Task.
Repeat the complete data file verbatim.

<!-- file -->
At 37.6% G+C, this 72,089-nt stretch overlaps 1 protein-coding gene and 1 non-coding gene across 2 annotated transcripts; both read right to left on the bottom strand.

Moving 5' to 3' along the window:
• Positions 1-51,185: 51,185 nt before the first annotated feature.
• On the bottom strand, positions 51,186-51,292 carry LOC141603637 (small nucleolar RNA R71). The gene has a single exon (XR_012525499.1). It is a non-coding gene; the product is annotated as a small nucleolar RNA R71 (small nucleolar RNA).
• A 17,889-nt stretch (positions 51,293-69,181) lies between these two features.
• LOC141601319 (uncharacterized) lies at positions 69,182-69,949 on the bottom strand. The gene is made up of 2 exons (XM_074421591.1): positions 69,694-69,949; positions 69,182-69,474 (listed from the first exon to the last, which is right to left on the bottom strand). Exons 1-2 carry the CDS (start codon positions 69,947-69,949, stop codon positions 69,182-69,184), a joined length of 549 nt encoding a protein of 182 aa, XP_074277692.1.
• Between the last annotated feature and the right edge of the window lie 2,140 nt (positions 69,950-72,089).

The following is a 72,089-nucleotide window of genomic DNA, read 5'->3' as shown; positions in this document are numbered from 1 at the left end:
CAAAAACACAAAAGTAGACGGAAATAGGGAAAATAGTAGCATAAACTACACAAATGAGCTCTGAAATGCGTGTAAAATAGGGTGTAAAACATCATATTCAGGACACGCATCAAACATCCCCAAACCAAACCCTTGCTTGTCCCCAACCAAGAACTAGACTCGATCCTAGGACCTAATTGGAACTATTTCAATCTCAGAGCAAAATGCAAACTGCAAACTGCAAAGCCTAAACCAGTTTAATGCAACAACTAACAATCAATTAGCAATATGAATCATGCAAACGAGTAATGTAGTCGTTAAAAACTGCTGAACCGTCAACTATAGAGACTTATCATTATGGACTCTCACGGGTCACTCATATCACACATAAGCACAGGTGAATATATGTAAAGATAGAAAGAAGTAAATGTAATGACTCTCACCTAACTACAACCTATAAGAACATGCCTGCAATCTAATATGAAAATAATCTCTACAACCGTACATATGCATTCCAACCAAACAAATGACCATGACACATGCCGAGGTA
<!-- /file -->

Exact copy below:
At 37.6% G+C, this 72,089-nt stretch overlaps 1 protein-coding gene and 1 non-coding gene across 2 annotated transcripts; both read right to left on the bottom strand.

Moving 5' to 3' along the window:
• Positions 1-51,185: 51,185 nt before the first annotated feature.
• On the bottom strand, positions 51,186-51,292 carry LOC141603637 (small nucleolar RNA R71). The gene has a single exon (XR_012525499.1). It is a non-coding gene; the product is annotated as a small nucleolar RNA R71 (small nucleolar RNA).
• A 17,889-nt stretch (positions 51,293-69,181) lies between these two features.
• LOC141601319 (uncharacterized) lies at positions 69,182-69,949 on the bottom strand. The gene is made up of 2 exons (XM_074421591.1): positions 69,694-69,949; positions 69,182-69,474 (listed from the first exon to the last, which is right to left on the bottom strand). Exons 1-2 carry the CDS (start codon positions 69,947-69,949, stop codon positions 69,182-69,184), a joined length of 549 nt encoding a protein of 182 aa, XP_074277692.1.
• Between the last annotated feature and the right edge of the window lie 2,140 nt (positions 69,950-72,089).

The following is a 72,089-nucleotide window of genomic DNA, read 5'->3' as shown; positions in this document are numbered from 1 at the left end:
CAAAAACACAAAAGTAGACGGAAATAGGGAAAATAGTAGCATAAACTACACAAATGAGCTCTGAAATGCGTGTAAAATAGGGTGTAAAACATCATATTCAGGACACGCATCAAACATCCCCAAACCAAACCCTTGCTTGTCCCCAACCAAGAACTAGACTCGATCCTAGGACCTAATTGGAACTATTTCAATCTCAGAGCAAAATGCAAACTGCAAACTGCAAAGCCTAAACCAGTTTAATGCAACAACTAACAATCAATTAGCAATATGAATCATGCAAACGAGTAATGTAGTCGTTAAAAACTGCTGAACCGTCAACTATAGAGACTTATCATTATGGACTCTCACGGGTCACTCATATCACACATAAGCACAGGTGAATATATGTAAAGATAGAAAGAAGTAAATGTAATGACTCTCACCTAACTACAACCTATAAGAACATGCCTGCAATCTAATATGAAAATAATCTCTACAACCGTACATATGCATTCCAACCAAACAAATGACCATGACACATGCCGAGGTA